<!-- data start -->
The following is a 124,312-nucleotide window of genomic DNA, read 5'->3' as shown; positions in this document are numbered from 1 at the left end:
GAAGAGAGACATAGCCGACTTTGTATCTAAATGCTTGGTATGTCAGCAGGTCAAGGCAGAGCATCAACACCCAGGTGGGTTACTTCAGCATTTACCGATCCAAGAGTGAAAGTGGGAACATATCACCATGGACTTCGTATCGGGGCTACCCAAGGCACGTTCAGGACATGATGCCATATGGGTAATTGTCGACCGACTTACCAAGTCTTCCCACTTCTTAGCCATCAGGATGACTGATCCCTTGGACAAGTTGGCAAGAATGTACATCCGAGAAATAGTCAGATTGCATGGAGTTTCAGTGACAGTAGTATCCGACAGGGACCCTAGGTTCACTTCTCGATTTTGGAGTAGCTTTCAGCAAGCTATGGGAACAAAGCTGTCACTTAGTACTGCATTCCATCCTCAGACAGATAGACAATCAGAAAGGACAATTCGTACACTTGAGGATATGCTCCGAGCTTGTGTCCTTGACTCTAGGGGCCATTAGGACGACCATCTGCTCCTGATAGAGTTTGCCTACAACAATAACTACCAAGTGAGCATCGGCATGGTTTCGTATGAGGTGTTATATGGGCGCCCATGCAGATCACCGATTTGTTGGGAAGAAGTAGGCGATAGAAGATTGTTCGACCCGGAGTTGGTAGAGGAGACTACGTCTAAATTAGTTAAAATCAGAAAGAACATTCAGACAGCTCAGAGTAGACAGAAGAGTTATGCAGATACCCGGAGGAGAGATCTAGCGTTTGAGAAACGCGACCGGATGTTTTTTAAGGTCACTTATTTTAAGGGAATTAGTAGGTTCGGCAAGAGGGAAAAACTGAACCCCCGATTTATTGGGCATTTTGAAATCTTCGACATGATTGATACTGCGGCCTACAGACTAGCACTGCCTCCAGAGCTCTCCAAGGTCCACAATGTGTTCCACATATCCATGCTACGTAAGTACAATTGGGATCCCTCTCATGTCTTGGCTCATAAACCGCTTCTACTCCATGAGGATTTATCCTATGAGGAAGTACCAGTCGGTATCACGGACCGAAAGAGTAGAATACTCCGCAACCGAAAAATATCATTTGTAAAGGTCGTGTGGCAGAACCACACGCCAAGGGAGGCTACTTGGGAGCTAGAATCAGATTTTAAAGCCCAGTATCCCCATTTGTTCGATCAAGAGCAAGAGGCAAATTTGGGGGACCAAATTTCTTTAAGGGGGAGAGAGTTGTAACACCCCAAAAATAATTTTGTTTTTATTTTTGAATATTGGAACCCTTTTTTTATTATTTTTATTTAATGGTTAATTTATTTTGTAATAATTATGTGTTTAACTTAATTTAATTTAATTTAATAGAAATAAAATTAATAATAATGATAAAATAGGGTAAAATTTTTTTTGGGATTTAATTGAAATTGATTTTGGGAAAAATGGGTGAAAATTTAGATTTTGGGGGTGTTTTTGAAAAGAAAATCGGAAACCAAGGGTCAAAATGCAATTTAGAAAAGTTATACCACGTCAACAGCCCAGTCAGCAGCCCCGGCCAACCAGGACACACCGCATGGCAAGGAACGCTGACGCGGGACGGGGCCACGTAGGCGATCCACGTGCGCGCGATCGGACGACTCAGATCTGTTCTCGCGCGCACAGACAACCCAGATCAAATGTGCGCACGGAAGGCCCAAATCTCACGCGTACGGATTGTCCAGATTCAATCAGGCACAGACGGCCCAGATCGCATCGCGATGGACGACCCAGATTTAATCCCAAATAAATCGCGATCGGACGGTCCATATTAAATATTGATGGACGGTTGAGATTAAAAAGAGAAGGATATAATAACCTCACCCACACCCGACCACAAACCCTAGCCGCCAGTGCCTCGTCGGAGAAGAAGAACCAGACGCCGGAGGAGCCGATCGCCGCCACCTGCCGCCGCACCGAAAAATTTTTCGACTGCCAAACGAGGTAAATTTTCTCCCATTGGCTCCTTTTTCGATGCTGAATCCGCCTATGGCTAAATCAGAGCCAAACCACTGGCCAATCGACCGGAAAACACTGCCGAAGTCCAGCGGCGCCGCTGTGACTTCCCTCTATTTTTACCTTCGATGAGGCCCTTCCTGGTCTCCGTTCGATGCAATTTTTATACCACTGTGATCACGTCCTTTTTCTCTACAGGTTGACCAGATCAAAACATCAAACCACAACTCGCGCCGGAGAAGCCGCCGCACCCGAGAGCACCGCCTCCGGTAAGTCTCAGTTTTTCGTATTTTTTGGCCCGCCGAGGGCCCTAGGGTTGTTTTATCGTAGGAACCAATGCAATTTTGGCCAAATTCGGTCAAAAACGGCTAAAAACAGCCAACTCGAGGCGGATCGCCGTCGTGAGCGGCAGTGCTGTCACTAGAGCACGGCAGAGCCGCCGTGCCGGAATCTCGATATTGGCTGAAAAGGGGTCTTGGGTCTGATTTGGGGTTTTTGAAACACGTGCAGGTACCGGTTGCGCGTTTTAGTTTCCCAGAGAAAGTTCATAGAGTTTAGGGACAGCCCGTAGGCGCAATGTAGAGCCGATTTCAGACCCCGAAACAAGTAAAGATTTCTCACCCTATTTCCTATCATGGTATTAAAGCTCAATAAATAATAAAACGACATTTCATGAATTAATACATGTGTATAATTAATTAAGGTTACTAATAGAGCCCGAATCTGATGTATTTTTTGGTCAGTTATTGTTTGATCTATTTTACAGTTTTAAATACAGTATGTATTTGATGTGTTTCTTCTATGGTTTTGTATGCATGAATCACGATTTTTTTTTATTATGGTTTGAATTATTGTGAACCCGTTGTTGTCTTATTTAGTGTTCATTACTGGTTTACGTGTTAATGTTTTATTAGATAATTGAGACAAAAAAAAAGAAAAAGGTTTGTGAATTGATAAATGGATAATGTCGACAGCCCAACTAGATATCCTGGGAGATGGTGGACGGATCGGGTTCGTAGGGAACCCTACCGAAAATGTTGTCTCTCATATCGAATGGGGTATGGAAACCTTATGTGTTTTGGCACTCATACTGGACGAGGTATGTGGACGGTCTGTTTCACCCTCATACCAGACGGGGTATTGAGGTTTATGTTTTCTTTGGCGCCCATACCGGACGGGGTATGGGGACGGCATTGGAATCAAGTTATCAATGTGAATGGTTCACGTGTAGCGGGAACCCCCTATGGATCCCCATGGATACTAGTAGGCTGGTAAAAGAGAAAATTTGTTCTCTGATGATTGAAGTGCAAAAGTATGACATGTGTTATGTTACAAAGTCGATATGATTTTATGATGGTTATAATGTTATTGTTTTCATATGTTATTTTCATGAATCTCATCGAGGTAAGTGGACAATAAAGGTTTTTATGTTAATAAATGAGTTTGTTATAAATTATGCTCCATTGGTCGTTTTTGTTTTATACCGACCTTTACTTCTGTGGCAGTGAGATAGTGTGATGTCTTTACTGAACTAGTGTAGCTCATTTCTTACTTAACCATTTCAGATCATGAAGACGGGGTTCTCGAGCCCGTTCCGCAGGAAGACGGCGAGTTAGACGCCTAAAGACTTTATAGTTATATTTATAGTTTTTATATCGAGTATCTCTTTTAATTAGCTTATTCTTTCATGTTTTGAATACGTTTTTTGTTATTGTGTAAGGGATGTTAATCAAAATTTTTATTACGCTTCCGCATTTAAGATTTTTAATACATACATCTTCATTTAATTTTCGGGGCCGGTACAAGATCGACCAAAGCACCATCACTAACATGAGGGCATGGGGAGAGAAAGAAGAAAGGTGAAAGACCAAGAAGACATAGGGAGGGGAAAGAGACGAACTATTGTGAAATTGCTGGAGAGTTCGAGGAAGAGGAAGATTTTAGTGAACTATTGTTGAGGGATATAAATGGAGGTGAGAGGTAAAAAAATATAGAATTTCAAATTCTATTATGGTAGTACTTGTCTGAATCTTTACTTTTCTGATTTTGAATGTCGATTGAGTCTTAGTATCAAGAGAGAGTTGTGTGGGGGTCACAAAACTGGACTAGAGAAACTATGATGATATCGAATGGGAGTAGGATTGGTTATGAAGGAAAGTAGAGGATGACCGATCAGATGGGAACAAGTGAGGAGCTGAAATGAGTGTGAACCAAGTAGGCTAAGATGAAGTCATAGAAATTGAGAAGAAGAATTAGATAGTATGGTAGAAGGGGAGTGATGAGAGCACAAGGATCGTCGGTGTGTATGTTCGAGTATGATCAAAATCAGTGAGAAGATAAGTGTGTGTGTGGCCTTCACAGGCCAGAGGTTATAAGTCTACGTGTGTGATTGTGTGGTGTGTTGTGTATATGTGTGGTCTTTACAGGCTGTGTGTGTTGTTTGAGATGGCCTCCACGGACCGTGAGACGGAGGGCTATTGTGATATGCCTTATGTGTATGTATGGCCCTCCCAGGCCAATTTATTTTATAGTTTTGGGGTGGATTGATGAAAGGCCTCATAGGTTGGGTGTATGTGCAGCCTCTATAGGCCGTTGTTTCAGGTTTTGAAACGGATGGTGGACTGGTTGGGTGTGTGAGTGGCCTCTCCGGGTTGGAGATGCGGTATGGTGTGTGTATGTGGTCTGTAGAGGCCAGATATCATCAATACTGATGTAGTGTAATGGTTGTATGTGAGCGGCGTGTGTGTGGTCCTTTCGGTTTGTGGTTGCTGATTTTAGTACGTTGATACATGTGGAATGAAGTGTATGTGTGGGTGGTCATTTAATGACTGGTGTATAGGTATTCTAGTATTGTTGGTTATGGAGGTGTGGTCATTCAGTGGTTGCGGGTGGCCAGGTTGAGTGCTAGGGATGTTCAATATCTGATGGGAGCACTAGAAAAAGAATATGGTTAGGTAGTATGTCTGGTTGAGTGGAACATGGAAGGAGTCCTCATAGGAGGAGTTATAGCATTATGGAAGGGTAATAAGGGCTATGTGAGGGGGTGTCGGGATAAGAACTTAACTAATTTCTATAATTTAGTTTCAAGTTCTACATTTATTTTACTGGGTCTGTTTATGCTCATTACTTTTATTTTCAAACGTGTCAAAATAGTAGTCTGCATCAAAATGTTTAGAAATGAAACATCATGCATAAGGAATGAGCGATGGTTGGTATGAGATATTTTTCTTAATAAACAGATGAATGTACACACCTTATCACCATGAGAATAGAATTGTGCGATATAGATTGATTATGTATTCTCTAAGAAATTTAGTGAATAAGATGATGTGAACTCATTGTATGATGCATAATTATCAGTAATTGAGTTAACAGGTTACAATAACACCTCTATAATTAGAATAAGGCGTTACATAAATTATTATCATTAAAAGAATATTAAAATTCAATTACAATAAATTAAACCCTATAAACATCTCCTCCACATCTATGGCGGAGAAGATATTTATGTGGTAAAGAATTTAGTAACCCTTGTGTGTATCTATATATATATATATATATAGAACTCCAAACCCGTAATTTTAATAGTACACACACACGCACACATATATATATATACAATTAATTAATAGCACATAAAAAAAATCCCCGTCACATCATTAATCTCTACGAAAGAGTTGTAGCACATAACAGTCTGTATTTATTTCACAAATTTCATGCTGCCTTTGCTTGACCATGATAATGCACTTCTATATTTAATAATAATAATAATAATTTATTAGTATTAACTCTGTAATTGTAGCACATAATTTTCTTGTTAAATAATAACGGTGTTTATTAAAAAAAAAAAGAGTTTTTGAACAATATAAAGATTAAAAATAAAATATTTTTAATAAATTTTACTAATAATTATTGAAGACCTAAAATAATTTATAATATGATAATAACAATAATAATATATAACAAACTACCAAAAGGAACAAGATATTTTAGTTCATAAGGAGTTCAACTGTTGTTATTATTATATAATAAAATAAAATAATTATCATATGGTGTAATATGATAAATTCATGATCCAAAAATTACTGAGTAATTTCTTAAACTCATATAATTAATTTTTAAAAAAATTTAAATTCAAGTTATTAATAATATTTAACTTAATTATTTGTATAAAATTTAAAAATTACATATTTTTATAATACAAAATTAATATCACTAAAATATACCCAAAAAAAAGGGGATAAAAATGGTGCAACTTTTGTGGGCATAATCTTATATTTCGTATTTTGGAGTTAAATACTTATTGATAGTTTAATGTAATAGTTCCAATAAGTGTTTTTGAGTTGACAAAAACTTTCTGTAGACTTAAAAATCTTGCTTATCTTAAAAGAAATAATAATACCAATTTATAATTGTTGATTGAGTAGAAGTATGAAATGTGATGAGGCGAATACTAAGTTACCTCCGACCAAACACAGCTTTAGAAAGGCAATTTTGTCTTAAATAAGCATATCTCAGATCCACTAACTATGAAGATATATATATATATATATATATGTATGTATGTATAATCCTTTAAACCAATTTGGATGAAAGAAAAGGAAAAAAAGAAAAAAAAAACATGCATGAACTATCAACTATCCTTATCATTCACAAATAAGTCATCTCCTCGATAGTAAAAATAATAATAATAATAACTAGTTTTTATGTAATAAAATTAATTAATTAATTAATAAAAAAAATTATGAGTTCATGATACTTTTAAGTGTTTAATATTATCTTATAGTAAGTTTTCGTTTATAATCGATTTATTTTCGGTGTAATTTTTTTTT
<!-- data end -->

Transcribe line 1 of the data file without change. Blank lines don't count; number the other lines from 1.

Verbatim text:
The following is a 124,312-nucleotide window of genomic DNA, read 5'->3' as shown; positions in this document are numbered from 1 at the left end: